I read on Oregon recriminalises drug possession after overdoses rocket that:

The law rolls back an experimental policy [Measure 110] - the most liberal drug measure in the US - that made possession for personal use a ticketed offence with a fine up to $100 (£76). [...] Portland Mayor Ted Wheeler told the New York Times: "The truth is that addiction rates and overdose rates skyrocketed."

I wonder if addiction rates and overdose rates skyrocketed because of Measure 110 or because of nation-wide concurrent drug trends (e.g., fentanyl). Did addiction rates and overdose rates skyrocketed more in Oregon than in the rest of the US?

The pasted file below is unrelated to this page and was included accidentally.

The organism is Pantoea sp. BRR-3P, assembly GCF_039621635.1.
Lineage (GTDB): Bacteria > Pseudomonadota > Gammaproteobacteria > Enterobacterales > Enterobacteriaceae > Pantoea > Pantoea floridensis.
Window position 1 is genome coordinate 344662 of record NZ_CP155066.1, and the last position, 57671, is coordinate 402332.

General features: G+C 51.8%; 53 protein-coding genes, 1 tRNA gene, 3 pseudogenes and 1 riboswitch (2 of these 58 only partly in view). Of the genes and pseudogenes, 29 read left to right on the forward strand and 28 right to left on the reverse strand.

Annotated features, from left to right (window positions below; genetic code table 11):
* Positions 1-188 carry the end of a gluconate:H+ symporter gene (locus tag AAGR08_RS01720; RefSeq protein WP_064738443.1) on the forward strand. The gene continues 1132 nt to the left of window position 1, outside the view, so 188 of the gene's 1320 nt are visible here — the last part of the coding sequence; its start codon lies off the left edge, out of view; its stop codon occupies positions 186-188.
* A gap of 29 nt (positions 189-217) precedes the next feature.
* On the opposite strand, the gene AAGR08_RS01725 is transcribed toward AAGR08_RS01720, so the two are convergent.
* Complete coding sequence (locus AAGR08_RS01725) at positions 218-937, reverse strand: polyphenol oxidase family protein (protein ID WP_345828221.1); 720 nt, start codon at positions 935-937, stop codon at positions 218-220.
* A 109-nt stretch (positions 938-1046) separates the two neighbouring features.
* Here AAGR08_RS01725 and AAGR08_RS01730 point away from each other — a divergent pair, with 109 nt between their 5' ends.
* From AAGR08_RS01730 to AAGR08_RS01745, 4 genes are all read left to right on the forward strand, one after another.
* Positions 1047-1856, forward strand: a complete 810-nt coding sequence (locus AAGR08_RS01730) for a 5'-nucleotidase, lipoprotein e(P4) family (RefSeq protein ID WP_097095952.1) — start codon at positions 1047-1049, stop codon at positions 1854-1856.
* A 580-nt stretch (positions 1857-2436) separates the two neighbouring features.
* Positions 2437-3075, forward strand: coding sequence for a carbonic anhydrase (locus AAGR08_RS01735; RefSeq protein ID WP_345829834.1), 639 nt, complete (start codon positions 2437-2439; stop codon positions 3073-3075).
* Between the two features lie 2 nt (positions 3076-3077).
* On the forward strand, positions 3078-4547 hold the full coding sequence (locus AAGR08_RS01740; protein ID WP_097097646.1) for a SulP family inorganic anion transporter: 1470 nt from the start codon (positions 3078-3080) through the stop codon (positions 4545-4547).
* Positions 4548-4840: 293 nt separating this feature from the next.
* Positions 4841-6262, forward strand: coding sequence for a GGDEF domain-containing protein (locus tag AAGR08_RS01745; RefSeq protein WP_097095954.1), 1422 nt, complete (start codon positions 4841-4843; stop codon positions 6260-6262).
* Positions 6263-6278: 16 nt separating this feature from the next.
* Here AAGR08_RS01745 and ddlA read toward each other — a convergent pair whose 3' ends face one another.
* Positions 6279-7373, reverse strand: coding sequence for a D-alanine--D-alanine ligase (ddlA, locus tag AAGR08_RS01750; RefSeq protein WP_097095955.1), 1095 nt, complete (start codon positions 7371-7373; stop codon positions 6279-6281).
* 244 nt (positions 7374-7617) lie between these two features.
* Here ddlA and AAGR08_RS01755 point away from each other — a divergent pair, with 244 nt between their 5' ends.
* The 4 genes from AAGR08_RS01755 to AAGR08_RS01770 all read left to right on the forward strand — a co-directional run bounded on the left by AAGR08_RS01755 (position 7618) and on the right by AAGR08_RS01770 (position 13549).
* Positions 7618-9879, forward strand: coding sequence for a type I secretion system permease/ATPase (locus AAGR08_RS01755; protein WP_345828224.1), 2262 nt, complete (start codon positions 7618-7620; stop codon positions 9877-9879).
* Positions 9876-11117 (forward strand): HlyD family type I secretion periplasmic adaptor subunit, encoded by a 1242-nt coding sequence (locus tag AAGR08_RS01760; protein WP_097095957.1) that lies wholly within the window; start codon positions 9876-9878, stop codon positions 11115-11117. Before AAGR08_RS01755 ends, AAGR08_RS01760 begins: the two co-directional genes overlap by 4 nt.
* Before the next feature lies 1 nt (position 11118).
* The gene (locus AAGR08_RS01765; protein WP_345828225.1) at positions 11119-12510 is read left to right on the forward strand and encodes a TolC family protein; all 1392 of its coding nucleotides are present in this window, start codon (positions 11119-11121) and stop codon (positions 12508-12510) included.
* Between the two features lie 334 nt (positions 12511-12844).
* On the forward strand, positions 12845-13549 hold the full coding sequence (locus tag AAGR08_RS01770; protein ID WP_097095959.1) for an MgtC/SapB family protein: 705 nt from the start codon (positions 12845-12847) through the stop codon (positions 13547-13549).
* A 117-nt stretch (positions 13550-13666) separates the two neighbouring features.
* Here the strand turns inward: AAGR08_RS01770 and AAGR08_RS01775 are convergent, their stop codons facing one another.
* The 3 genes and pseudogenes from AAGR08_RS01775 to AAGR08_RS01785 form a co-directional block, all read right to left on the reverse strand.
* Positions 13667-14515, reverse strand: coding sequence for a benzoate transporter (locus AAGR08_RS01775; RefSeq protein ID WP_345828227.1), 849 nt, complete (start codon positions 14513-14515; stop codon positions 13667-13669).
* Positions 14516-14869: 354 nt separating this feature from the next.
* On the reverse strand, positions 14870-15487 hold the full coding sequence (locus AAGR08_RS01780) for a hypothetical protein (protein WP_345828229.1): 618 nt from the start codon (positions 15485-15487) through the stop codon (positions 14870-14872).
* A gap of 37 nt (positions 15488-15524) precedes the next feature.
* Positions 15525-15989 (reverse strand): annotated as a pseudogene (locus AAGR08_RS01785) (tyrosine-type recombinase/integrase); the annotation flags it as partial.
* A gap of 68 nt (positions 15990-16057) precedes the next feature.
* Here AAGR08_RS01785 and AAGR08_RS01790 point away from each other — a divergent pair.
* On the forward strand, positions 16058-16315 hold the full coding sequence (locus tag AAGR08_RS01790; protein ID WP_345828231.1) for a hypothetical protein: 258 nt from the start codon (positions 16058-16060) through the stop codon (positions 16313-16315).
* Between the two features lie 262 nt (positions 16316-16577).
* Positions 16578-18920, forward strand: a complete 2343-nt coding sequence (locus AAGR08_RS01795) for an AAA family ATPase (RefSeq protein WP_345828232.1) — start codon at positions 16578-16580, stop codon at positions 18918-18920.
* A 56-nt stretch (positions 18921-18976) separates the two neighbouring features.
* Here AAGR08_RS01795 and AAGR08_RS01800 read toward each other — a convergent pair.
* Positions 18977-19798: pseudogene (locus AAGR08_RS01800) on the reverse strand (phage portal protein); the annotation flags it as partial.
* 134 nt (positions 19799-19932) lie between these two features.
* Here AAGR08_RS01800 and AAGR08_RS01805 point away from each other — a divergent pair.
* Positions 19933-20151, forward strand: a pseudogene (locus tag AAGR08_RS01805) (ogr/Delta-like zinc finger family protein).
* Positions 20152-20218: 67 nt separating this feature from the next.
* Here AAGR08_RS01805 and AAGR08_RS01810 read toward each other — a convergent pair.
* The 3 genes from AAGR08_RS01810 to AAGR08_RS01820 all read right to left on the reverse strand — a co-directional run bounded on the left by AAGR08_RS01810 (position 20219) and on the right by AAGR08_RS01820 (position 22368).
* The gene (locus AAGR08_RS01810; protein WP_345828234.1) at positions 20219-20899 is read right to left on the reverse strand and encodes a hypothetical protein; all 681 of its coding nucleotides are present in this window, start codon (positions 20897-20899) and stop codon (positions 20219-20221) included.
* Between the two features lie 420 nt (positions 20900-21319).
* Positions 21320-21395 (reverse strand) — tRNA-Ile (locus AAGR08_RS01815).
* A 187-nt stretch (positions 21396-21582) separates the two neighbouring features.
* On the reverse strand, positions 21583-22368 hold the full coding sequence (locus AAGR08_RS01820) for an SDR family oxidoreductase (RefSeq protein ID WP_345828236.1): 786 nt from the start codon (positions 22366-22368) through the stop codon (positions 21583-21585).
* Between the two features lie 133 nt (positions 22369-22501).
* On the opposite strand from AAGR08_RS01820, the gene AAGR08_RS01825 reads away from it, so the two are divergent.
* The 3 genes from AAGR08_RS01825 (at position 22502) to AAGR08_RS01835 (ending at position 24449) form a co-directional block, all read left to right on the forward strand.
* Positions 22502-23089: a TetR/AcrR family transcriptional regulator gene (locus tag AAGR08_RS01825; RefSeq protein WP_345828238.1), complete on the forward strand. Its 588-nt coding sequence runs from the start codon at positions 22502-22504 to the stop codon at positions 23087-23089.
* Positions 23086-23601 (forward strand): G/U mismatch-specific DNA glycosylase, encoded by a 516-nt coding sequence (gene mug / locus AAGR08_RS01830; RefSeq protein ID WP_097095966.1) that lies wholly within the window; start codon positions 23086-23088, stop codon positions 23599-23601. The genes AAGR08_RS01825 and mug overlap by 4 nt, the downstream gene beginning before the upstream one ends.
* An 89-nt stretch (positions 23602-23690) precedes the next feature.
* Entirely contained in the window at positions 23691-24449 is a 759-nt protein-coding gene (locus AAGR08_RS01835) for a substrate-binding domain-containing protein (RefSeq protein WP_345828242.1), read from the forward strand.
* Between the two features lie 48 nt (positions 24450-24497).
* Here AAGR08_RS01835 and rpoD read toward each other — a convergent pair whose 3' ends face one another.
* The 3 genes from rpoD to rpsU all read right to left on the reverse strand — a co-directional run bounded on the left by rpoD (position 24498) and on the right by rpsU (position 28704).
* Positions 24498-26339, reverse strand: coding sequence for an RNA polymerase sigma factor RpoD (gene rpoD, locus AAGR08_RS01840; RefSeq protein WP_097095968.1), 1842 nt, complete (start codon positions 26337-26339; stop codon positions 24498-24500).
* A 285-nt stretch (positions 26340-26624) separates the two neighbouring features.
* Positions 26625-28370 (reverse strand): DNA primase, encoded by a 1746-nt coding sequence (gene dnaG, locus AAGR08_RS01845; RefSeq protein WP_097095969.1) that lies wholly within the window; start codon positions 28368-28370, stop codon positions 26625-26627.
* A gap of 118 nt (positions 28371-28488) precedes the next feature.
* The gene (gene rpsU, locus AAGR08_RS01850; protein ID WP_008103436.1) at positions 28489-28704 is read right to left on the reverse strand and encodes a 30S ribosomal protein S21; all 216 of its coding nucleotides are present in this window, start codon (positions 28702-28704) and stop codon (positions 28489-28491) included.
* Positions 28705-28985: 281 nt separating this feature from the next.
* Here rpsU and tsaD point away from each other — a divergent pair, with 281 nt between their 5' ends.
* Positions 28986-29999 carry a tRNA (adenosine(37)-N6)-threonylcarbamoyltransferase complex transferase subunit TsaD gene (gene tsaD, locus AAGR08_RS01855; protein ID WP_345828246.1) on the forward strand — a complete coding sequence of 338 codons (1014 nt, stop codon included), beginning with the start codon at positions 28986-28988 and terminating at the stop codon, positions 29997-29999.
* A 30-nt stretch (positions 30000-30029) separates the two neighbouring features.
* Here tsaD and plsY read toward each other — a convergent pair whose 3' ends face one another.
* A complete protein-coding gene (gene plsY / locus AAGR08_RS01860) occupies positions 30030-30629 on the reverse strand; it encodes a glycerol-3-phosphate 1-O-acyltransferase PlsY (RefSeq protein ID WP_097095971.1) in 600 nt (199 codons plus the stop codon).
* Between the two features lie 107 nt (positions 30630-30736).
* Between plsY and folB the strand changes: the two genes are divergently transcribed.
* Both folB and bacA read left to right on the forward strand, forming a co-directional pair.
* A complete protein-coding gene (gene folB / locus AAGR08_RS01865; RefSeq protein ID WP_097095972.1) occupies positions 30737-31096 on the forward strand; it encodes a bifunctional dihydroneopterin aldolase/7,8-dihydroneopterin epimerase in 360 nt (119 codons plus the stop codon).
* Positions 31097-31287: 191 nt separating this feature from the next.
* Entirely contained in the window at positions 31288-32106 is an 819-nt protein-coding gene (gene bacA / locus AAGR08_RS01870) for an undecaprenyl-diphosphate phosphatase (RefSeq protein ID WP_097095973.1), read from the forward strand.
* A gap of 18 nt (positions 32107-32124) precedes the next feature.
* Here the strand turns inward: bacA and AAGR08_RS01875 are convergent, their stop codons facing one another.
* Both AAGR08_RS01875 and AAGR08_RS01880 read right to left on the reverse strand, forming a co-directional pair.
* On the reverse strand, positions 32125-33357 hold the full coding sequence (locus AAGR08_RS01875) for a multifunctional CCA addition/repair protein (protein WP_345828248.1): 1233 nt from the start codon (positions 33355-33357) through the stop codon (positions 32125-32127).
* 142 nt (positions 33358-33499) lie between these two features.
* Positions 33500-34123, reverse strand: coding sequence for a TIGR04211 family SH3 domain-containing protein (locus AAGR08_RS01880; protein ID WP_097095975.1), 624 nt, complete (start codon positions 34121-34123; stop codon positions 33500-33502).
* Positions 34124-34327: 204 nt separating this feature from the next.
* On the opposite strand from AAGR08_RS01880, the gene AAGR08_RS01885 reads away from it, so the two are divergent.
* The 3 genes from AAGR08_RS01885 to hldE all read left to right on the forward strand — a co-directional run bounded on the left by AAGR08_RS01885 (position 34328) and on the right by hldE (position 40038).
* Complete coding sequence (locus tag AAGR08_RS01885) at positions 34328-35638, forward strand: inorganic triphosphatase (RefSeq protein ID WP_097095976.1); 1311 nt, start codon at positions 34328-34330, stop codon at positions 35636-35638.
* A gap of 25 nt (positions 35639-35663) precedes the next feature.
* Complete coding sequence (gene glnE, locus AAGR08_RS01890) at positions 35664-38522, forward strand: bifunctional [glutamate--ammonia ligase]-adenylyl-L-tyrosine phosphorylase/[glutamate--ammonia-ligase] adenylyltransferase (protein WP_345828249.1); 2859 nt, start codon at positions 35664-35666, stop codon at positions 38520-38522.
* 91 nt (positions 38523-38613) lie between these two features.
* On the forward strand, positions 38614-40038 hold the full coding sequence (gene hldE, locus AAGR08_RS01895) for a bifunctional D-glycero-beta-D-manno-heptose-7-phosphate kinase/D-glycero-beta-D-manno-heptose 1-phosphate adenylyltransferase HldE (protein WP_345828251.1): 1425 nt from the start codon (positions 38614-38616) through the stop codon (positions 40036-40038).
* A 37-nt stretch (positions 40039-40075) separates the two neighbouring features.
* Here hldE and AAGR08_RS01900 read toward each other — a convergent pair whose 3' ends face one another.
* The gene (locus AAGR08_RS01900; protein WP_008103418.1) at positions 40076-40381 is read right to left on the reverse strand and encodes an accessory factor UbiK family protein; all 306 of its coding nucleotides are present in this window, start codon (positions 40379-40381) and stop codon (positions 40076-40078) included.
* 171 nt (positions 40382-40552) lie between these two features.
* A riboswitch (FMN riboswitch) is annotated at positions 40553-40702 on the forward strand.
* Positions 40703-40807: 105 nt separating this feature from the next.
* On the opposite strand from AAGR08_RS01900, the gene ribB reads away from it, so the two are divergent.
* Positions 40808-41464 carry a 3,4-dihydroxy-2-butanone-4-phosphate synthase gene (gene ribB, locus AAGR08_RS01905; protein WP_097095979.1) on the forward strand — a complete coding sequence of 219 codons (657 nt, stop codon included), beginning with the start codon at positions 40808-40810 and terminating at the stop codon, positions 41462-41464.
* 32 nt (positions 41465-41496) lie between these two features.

1 Answer 1


Addiction rates and overdose rates didn't skyrocket more in Oregon than in the rest of the US because of Measure 110, according the JAMA study {1}:

The findings of this study suggest that legal changes to remove or decrease criminal penalties for drug possession are not associated with the fatal drug overdose rate 1-year post implementation; further research is needed to examine the medium- and long-term consequences of these legal changes.


  • {1} Joshi S, Rivera BD, Cerdá M, et al. One-Year Association of Drug Possession Law Change With Fatal Drug Overdose in Oregon and Washington. JAMA Psychiatry. 2023;80(12):1277–1283. doi:10.1001/jamapsychiatry.2023.3416

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